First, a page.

Kyle was looking forward to his future, and discussed with Dr. McNamara his desire to take a trip to visit schools he could transfer to after his sophomore year. He was eager to travel on his own for the first time in his life.
His life was working well until June of 2006 when he received a fateful invitation from Brennan to come and live with him in Clearwater, Florida, for a semester.
The Church of Scientology: “Suppressive Persons,” “Handling,” and “Disconnection”
Scientologists live with a Doomsday worldview. They believe that all of human civilization has passed the stage of no return and is hurtling towards decay and disaster because psychiatrists control not only the mental health professions but all societal institutions, worldwide.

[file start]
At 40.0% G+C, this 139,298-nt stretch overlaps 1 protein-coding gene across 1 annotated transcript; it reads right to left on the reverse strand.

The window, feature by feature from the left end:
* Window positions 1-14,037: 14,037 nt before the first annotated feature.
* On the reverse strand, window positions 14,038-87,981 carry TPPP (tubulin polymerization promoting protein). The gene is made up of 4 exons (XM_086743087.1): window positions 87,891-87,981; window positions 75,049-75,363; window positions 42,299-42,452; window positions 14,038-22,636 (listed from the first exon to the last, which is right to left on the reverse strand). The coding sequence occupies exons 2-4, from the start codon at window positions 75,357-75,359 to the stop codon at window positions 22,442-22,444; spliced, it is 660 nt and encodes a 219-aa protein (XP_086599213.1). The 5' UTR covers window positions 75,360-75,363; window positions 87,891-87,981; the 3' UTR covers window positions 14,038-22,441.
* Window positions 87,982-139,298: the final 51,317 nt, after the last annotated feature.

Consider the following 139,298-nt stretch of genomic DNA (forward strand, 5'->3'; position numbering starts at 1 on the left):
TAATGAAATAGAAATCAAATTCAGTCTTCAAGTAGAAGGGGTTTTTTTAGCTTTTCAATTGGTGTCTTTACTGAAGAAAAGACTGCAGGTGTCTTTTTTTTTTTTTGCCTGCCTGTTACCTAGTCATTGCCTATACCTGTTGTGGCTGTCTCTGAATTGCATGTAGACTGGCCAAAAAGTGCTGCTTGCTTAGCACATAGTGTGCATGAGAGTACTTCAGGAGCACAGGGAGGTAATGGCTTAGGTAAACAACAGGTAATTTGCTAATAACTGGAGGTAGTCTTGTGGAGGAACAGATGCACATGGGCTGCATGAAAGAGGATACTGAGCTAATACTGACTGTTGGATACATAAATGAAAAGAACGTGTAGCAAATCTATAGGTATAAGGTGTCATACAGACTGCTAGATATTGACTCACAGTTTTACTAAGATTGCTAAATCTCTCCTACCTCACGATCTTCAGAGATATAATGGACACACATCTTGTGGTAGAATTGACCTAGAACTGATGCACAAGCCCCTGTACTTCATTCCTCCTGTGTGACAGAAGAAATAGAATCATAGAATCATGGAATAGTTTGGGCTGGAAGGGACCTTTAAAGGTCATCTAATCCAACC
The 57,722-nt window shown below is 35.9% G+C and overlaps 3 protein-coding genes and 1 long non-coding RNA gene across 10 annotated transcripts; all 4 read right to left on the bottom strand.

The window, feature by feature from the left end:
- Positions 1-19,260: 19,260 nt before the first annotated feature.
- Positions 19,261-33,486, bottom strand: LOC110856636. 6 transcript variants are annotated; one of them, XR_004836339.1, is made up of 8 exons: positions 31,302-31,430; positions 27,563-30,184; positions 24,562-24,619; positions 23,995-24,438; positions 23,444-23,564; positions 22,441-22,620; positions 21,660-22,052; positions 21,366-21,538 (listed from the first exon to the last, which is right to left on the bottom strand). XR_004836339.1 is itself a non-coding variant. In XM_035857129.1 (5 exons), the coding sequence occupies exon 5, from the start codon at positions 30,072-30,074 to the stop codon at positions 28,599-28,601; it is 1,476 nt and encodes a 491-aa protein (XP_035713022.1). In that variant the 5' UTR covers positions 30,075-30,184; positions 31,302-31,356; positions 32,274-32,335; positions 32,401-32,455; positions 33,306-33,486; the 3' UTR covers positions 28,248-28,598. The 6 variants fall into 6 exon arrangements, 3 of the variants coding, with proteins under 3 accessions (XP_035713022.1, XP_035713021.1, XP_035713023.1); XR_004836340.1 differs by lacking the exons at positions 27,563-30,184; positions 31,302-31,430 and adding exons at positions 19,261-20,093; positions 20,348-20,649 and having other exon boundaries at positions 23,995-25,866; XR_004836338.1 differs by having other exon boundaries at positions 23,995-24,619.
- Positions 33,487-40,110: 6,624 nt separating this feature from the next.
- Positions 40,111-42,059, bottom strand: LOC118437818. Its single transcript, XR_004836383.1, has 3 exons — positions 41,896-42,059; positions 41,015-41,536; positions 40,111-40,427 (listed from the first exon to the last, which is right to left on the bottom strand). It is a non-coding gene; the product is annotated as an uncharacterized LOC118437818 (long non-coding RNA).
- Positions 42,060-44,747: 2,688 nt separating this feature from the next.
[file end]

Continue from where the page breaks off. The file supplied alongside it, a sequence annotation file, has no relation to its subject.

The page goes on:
In this bleak outlook, Scientologists believe themselves under constant attack by persons and institutions seeking, at every turn, to suppress and thwart Scientology’s efforts for “planetary salvage.”
They believe these “Suppressive Persons” (or SPs) are everywhere, including within the Church of Scientology itself. For this reason the Church’s intelligence and security agency—the Office of Special Affairs (OSA)—is ever on the alert for internal sabotage by SPs.
OSA carries out frequent security checks and interrogations to ensure their members’ loyalty to L. Ron Hubbard (the Church of Scientology’s founder) and David Miscavige (its current leader).
To Scientologists, SPs are not merely ideological enemies of their Church. Their very being is capable of contaminating a Scientologist, causing him to make errors, have accidents, and become sick.
It doesn’t take much to become an SP. A grandmother who expresses unhappiness about her granddaughter becoming a Scientologist, for example, would be considered an SP.
Strict Scientology procedures demand that a Scientologist “handle or disconnect” from an SP. “Handling,” in Scientology jargon, means “removing counter-intention from the environment and removing other-intention.”